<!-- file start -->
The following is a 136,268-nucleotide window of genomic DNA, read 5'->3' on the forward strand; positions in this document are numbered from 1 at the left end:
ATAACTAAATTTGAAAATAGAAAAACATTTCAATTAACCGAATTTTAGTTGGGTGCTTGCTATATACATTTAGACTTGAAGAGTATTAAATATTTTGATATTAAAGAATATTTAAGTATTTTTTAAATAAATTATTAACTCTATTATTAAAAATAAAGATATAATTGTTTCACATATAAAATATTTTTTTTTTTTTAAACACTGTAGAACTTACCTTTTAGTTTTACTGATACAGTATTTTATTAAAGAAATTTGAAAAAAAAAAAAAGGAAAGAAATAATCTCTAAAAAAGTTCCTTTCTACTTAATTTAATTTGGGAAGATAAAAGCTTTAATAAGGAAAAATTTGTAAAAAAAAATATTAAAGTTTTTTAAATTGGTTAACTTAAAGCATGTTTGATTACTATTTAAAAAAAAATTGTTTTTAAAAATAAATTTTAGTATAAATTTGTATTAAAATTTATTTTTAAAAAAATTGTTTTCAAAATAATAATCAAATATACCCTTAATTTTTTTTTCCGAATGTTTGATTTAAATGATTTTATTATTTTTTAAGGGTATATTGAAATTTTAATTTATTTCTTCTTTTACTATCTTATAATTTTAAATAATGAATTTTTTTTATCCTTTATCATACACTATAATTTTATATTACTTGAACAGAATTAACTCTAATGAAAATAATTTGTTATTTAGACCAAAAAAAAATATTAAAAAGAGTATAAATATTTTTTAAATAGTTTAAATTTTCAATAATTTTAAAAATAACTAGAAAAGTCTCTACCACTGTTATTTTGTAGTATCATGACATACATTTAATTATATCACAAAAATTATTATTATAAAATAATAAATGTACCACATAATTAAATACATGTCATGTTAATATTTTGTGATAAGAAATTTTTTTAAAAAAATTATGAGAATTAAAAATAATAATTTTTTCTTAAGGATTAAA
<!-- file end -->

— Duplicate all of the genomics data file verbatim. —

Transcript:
The following is a 136,268-nucleotide window of genomic DNA, read 5'->3' on the forward strand; positions in this document are numbered from 1 at the left end:
ATAACTAAATTTGAAAATAGAAAAACATTTCAATTAACCGAATTTTAGTTGGGTGCTTGCTATATACATTTAGACTTGAAGAGTATTAAATATTTTGATATTAAAGAATATTTAAGTATTTTTTAAATAAATTATTAACTCTATTATTAAAAATAAAGATATAATTGTTTCACATATAAAATATTTTTTTTTTTTTAAACACTGTAGAACTTACCTTTTAGTTTTACTGATACAGTATTTTATTAAAGAAATTTGAAAAAAAAAAAAAGGAAAGAAATAATCTCTAAAAAAGTTCCTTTCTACTTAATTTAATTTGGGAAGATAAAAGCTTTAATAAGGAAAAATTTGTAAAAAAAAATATTAAAGTTTTTTAAATTGGTTAACTTAAAGCATGTTTGATTACTATTTAAAAAAAAATTGTTTTTAAAAATAAATTTTAGTATAAATTTGTATTAAAATTTATTTTTAAAAAAATTGTTTTCAAAATAATAATCAAATATACCCTTAATTTTTTTTTCCGAATGTTTGATTTAAATGATTTTATTATTTTTTAAGGGTATATTGAAATTTTAATTTATTTCTTCTTTTACTATCTTATAATTTTAAATAATGAATTTTTTTTATCCTTTATCATACACTATAATTTTATATTACTTGAACAGAATTAACTCTAATGAAAATAATTTGTTATTTAGACCAAAAAAAAATATTAAAAAGAGTATAAATATTTTTTAAATAGTTTAAATTTTCAATAATTTTAAAAATAACTAGAAAAGTCTCTACCACTGTTATTTTGTAGTATCATGACATACATTTAATTATATCACAAAAATTATTATTATAAAATAATAAATGTACCACATAATTAAATACATGTCATGTTAATATTTTGTGATAAGAAATTTTTTTAAAAAAATTATGAGAATTAAAAATAATAATTTTTTCTTAAGGATTAAA